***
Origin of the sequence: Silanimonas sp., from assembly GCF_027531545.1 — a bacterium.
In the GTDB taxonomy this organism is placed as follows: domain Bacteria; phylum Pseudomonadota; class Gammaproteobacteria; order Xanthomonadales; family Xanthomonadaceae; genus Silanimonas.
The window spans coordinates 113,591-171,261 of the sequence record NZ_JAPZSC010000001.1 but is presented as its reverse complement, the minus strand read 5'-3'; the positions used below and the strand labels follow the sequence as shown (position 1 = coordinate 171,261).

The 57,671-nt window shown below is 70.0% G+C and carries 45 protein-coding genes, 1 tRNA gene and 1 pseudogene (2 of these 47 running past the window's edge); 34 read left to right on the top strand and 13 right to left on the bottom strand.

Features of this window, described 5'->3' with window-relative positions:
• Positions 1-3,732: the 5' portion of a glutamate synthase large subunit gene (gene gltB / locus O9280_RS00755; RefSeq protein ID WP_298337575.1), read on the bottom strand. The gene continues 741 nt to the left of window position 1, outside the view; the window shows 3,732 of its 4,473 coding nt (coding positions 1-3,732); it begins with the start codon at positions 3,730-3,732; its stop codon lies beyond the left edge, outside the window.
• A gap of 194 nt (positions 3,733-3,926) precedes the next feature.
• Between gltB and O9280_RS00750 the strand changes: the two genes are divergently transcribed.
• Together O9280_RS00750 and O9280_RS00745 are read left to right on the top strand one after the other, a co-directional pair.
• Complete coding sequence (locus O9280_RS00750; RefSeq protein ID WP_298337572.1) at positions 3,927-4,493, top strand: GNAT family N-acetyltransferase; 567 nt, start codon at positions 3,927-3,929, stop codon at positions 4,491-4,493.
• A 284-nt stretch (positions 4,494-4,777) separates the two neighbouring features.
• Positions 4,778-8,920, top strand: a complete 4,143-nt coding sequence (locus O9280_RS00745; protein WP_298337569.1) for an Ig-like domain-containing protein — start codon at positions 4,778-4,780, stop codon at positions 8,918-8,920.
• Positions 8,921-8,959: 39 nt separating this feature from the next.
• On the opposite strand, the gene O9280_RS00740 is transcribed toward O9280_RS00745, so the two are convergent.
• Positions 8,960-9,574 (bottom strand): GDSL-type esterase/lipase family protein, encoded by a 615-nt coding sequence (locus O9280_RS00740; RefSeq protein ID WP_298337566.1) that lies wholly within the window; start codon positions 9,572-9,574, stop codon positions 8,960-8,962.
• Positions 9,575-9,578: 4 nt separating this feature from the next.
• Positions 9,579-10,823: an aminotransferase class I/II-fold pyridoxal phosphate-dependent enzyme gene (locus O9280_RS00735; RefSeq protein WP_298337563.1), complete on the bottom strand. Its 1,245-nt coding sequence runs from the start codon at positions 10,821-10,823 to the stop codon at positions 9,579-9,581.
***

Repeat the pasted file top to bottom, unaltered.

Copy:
Origin of the sequence: Silanimonas sp., from assembly GCF_027531545.1 — a bacterium.
In the GTDB taxonomy this organism is placed as follows: domain Bacteria; phylum Pseudomonadota; class Gammaproteobacteria; order Xanthomonadales; family Xanthomonadaceae; genus Silanimonas.
The window spans coordinates 113,591-171,261 of the sequence record NZ_JAPZSC010000001.1 but is presented as its reverse complement, the minus strand read 5'-3'; the positions used below and the strand labels follow the sequence as shown (position 1 = coordinate 171,261).

The 57,671-nt window shown below is 70.0% G+C and carries 45 protein-coding genes, 1 tRNA gene and 1 pseudogene (2 of these 47 running past the window's edge); 34 read left to right on the top strand and 13 right to left on the bottom strand.

Features of this window, described 5'->3' with window-relative positions:
• Positions 1-3,732: the 5' portion of a glutamate synthase large subunit gene (gene gltB / locus O9280_RS00755; RefSeq protein ID WP_298337575.1), read on the bottom strand. The gene continues 741 nt to the left of window position 1, outside the view; the window shows 3,732 of its 4,473 coding nt (coding positions 1-3,732); it begins with the start codon at positions 3,730-3,732; its stop codon lies beyond the left edge, outside the window.
• A gap of 194 nt (positions 3,733-3,926) precedes the next feature.
• Between gltB and O9280_RS00750 the strand changes: the two genes are divergently transcribed.
• Together O9280_RS00750 and O9280_RS00745 are read left to right on the top strand one after the other, a co-directional pair.
• Complete coding sequence (locus O9280_RS00750; RefSeq protein ID WP_298337572.1) at positions 3,927-4,493, top strand: GNAT family N-acetyltransferase; 567 nt, start codon at positions 3,927-3,929, stop codon at positions 4,491-4,493.
• A 284-nt stretch (positions 4,494-4,777) separates the two neighbouring features.
• Positions 4,778-8,920, top strand: a complete 4,143-nt coding sequence (locus O9280_RS00745; protein WP_298337569.1) for an Ig-like domain-containing protein — start codon at positions 4,778-4,780, stop codon at positions 8,918-8,920.
• Positions 8,921-8,959: 39 nt separating this feature from the next.
• On the opposite strand, the gene O9280_RS00740 is transcribed toward O9280_RS00745, so the two are convergent.
• Positions 8,960-9,574 (bottom strand): GDSL-type esterase/lipase family protein, encoded by a 615-nt coding sequence (locus O9280_RS00740; RefSeq protein ID WP_298337566.1) that lies wholly within the window; start codon positions 9,572-9,574, stop codon positions 8,960-8,962.
• Positions 9,575-9,578: 4 nt separating this feature from the next.
• Positions 9,579-10,823: an aminotransferase class I/II-fold pyridoxal phosphate-dependent enzyme gene (locus O9280_RS00735; RefSeq protein WP_298337563.1), complete on the bottom strand. Its 1,245-nt coding sequence runs from the start codon at positions 10,821-10,823 to the stop codon at positions 9,579-9,581.